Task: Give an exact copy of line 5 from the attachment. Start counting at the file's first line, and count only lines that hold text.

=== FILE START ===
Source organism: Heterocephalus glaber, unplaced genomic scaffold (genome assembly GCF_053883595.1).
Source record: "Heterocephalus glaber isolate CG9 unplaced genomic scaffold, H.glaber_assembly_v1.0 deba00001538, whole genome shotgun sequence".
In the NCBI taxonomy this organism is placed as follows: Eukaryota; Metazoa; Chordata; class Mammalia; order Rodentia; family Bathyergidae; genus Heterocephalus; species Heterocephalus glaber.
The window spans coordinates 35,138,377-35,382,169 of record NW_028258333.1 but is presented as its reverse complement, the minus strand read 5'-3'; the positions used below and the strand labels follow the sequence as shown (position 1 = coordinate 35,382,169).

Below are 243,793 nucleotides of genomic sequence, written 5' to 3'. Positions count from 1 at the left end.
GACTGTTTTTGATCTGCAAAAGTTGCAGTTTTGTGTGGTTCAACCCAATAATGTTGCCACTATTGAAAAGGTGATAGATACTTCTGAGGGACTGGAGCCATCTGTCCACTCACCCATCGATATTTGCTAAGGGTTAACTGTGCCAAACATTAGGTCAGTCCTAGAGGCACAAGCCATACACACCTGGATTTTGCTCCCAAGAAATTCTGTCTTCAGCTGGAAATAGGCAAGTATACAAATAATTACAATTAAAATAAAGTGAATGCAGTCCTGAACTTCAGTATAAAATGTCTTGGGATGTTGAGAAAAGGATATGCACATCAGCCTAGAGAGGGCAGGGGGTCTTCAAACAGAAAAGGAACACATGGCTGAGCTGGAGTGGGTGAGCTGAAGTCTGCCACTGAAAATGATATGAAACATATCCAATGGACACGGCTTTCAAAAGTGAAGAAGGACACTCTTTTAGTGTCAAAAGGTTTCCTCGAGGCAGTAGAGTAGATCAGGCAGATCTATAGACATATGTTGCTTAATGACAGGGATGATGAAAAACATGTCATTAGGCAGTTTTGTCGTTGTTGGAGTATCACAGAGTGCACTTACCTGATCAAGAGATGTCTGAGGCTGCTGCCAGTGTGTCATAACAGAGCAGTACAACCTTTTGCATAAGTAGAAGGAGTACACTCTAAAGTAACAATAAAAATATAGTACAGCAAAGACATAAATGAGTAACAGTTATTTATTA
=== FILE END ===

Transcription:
Below are 243,793 nucleotides of genomic sequence, written 5' to 3'. Positions count from 1 at the left end.